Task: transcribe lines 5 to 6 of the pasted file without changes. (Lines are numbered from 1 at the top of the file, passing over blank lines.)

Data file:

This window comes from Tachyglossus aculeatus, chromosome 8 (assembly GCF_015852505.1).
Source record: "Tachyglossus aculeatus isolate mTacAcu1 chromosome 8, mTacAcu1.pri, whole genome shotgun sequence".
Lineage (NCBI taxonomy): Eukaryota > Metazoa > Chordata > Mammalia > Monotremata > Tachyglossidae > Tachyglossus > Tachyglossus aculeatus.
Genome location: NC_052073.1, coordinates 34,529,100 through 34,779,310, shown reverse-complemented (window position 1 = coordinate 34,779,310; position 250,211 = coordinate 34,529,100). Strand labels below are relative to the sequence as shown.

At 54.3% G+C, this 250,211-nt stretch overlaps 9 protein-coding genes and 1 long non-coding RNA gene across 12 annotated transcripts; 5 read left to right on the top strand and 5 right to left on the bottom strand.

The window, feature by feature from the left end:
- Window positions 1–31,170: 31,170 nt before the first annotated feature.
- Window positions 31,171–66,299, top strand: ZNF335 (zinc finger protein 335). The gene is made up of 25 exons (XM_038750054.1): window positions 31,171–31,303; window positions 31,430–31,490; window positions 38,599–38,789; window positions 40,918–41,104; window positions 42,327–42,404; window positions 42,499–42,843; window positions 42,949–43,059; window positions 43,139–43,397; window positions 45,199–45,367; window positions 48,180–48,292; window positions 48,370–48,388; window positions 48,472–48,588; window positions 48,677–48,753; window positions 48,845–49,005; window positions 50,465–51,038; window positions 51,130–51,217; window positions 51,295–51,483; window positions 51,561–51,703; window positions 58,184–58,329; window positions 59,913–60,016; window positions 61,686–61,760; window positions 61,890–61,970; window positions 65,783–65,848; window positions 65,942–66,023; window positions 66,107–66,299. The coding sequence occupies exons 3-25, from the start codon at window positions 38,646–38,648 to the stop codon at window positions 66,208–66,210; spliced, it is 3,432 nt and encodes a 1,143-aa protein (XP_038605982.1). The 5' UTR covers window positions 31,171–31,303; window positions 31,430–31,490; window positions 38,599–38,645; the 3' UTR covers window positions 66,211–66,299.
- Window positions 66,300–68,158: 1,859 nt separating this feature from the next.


At 54.3% G+C, this 250,211-nt stretch overlaps 9 protein-coding genes and 1 long non-coding RNA gene across 12 annotated transcripts; 5 read left to right on the top strand and 5 right to left on the bottom strand.

The window, feature by feature from the left end: